Re: Philosophy vs. Science/was Re: ExI = Truth First

Daniel Fabulich (
Mon, 18 May 1998 20:41:44 -0400 (EDT)

On Mon, 18 May 1998, ChuckKuecker wrote:

> >Marxists have, in a sense, lost in history (for now and getting them to admit
> >it might be very hard), yet their ideology still dominates historical
> >scholarship.
> Why has socialism always been such a darling of academia? I never
> understood the apparent need for otherwise learned people to denigrate the
> society that empowered them to achieve their positions..

This dawned on me very recently thanks to Michael Lorrey's elucidating
point about subjective truth and contract law.

These days, it seems like most academia has all but completely accepted
post-structuralist thinking, a philosophy which is completely hostile to
absolute truth. It's impossible to have a society bound by contracts when
a text has infinite meaning.

Also, note that you find most professors in universities, not
corporations. They are funded with public money as a public good most of
the time. So while it is capitalism that has created this public money,
in the eyes of professors, the only reason they don't have more money is
because the greedy capitalists won't give it to them.

Why authoritarian socialism rather than direct anarcho-socialism? Most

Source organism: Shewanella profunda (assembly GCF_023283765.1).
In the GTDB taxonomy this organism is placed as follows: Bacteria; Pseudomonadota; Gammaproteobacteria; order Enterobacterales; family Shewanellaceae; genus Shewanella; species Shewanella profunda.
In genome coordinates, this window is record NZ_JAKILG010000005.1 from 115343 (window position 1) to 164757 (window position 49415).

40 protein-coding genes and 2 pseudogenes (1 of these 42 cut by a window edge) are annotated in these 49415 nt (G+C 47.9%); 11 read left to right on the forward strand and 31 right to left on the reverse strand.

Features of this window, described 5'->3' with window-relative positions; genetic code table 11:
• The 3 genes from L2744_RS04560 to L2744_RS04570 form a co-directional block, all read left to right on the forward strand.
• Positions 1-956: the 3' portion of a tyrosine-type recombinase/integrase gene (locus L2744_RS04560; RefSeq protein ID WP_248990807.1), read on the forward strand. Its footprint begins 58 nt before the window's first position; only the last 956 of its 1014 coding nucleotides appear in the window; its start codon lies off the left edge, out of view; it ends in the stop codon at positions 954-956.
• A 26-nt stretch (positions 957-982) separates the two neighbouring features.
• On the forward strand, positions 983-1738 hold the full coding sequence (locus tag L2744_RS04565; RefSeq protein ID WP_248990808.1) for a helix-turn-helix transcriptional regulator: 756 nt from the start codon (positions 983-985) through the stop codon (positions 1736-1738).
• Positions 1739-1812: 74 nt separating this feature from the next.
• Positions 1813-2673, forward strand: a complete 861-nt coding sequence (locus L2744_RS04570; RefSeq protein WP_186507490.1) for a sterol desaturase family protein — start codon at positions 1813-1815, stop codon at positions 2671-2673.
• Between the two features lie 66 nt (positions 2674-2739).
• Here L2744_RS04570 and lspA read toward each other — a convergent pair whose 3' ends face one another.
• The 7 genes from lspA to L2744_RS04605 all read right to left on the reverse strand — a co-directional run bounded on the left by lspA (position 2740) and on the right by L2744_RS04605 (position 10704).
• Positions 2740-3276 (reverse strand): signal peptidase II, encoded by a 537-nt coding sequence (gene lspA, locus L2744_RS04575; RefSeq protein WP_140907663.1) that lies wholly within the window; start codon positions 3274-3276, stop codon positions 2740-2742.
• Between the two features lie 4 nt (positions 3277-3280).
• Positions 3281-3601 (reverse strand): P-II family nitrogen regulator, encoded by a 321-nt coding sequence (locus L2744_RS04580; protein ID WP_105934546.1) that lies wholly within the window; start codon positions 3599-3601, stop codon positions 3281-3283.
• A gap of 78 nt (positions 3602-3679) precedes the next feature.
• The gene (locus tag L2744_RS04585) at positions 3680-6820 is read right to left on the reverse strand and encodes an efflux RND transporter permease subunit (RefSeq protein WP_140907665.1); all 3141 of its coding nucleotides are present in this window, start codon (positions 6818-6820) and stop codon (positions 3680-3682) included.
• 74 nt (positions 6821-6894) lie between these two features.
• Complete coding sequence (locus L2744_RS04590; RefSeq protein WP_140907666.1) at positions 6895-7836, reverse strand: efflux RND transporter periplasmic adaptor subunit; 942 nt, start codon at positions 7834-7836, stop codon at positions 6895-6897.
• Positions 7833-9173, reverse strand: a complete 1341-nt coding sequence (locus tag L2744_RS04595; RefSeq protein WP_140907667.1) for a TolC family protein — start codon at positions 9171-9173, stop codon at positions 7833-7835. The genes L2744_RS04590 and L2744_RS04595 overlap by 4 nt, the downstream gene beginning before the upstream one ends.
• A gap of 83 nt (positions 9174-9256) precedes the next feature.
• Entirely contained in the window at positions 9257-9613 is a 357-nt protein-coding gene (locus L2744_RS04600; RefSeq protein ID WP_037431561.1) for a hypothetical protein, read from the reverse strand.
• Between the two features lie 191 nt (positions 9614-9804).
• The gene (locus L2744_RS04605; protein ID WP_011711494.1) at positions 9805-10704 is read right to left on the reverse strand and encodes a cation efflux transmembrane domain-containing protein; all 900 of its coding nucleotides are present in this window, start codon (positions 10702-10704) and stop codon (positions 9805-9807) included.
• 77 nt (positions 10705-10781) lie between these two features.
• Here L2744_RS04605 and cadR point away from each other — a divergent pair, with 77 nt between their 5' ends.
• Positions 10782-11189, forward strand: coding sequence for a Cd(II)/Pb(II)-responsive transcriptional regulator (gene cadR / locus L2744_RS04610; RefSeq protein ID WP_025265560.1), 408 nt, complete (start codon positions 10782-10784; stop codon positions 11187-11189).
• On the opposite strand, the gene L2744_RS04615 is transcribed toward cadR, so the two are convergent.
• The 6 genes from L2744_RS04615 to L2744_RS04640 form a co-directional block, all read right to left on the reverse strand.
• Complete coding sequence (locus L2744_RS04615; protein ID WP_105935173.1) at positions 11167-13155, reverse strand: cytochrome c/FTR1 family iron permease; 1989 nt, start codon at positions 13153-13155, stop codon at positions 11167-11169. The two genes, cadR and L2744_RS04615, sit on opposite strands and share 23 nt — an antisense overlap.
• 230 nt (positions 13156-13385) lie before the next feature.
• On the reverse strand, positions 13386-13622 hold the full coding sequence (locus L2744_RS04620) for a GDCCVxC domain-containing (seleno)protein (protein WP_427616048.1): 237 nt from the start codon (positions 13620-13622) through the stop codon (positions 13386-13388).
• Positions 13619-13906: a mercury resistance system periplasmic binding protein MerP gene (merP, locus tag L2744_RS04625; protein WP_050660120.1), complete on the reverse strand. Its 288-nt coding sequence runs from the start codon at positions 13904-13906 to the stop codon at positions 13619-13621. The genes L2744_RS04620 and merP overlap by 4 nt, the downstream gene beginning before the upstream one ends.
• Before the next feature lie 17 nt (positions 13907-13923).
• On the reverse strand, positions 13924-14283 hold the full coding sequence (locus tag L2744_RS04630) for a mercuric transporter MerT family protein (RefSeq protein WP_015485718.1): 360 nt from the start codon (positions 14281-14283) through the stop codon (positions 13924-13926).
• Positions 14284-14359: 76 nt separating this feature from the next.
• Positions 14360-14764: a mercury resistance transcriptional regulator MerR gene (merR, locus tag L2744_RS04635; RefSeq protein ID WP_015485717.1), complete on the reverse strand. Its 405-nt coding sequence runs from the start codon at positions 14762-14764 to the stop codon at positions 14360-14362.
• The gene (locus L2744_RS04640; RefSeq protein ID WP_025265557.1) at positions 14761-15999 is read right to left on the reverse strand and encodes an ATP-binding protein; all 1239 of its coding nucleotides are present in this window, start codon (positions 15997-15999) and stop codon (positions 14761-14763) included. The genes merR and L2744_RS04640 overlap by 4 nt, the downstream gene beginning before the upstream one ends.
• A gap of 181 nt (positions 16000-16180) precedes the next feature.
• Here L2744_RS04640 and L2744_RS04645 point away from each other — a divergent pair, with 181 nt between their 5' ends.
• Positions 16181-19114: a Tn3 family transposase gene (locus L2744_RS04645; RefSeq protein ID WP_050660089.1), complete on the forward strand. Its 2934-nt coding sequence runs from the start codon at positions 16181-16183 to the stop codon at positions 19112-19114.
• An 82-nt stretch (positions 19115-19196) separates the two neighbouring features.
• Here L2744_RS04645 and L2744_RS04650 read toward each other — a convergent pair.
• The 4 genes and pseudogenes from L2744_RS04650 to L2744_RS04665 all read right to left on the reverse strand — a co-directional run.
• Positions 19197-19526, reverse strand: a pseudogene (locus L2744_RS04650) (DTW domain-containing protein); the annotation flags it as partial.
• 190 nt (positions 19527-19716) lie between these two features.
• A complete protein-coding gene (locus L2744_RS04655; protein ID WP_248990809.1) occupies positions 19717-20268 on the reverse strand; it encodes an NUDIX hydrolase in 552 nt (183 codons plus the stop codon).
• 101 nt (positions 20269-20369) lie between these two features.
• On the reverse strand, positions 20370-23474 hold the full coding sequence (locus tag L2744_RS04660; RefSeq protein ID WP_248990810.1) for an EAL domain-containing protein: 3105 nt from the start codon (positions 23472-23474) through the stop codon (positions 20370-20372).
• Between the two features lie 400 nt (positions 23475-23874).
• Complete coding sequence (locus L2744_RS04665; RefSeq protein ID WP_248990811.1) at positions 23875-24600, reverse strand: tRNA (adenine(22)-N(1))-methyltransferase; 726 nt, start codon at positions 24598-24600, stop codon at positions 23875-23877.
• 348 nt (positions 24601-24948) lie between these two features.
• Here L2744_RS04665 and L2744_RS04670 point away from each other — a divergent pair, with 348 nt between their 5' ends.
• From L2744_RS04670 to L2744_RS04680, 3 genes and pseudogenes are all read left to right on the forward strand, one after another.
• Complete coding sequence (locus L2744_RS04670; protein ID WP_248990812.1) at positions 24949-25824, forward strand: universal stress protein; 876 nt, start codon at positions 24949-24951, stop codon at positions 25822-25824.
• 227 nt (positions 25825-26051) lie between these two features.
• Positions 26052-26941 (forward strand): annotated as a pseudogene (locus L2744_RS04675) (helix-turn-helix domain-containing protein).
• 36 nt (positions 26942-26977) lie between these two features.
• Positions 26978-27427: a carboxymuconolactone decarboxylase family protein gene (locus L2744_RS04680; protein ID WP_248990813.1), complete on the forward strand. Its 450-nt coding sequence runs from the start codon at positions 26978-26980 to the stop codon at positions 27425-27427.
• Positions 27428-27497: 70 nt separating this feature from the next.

socialists believe that we can't get straight to anarcho-socialism; that
society isn't ready to live like that yet. In order to fix this, they
need to be taught. They need authoritarian socialism to teach them how to
think, how to work and how to live together without greed. Once that
happens, you dump authoritarian socialism and live forever in utopia.

Why don't they see the failings of this system? Well, many of them DO see
that authoritarian socialism doesn't just "fade away" as Marx put it; this
is the reason why they are now so critical of the former USSR, but still
gung-ho for socialism: The USSR was doing it wrong, even if it had the
right idea in mind. Meanwhile, they CANNOT be dissuaded from socialism
while they maintain that reality is fundamentally a subjective
experience, and that a text's meaning is formulated within the mind of the
reader, having no objective meaning, and thus being unenforceable as law.